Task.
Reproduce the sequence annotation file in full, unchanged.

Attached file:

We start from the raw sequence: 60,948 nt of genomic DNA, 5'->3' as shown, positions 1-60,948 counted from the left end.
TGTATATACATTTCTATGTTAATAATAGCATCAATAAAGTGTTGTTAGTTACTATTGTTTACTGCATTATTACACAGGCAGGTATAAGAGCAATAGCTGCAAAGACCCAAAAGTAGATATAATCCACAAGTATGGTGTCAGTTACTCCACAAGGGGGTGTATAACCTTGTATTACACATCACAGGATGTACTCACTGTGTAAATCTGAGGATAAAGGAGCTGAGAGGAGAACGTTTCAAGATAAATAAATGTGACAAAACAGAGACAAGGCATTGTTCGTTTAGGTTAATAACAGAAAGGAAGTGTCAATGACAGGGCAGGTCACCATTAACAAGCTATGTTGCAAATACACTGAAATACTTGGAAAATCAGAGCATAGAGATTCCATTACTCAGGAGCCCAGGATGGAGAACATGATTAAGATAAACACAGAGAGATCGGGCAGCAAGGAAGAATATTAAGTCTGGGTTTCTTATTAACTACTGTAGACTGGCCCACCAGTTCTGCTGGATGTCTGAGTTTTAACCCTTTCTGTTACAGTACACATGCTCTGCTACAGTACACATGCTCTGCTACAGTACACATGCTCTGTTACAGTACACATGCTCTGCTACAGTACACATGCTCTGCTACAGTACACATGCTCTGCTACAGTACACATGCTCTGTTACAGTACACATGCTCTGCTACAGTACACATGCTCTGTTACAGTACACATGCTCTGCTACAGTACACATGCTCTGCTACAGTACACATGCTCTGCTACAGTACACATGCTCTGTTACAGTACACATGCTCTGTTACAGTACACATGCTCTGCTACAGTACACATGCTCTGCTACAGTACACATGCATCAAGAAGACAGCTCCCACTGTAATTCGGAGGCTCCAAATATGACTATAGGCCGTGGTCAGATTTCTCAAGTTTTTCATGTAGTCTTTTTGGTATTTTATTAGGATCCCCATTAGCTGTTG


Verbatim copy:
We start from the raw sequence: 60,948 nt of genomic DNA, 5'->3' as shown, positions 1-60,948 counted from the left end.
TGTATATACATTTCTATGTTAATAATAGCATCAATAAAGTGTTGTTAGTTACTATTGTTTACTGCATTATTACACAGGCAGGTATAAGAGCAATAGCTGCAAAGACCCAAAAGTAGATATAATCCACAAGTATGGTGTCAGTTACTCCACAAGGGGGTGTATAACCTTGTATTACACATCACAGGATGTACTCACTGTGTAAATCTGAGGATAAAGGAGCTGAGAGGAGAACGTTTCAAGATAAATAAATGTGACAAAACAGAGACAAGGCATTGTTCGTTTAGGTTAATAACAGAAAGGAAGTGTCAATGACAGGGCAGGTCACCATTAACAAGCTATGTTGCAAATACACTGAAATACTTGGAAAATCAGAGCATAGAGATTCCATTACTCAGGAGCCCAGGATGGAGAACATGATTAAGATAAACACAGAGAGATCGGGCAGCAAGGAAGAATATTAAGTCTGGGTTTCTTATTAACTACTGTAGACTGGCCCACCAGTTCTGCTGGATGTCTGAGTTTTAACCCTTTCTGTTACAGTACACATGCTCTGCTACAGTACACATGCTCTGCTACAGTACACATGCTCTGTTACAGTACACATGCTCTGCTACAGTACACATGCTCTGCTACAGTACACATGCTCTGCTACAGTACACATGCTCTGTTACAGTACACATGCTCTGCTACAGTACACATGCTCTGTTACAGTACACATGCTCTGCTACAGTACACATGCTCTGCTACAGTACACATGCTCTGCTACAGTACACATGCTCTGTTACAGTACACATGCTCTGTTACAGTACACATGCTCTGCTACAGTACACATGCTCTGCTACAGTACACATGCATCAAGAAGACAGCTCCCACTGTAATTCGGAGGCTCCAAATATGACTATAGGCCGTGGTCAGATTTCTCAAGTTTTTCATGTAGTCTTTTTGGTATTTTATTAGGATCCCCATTAGCTGTTG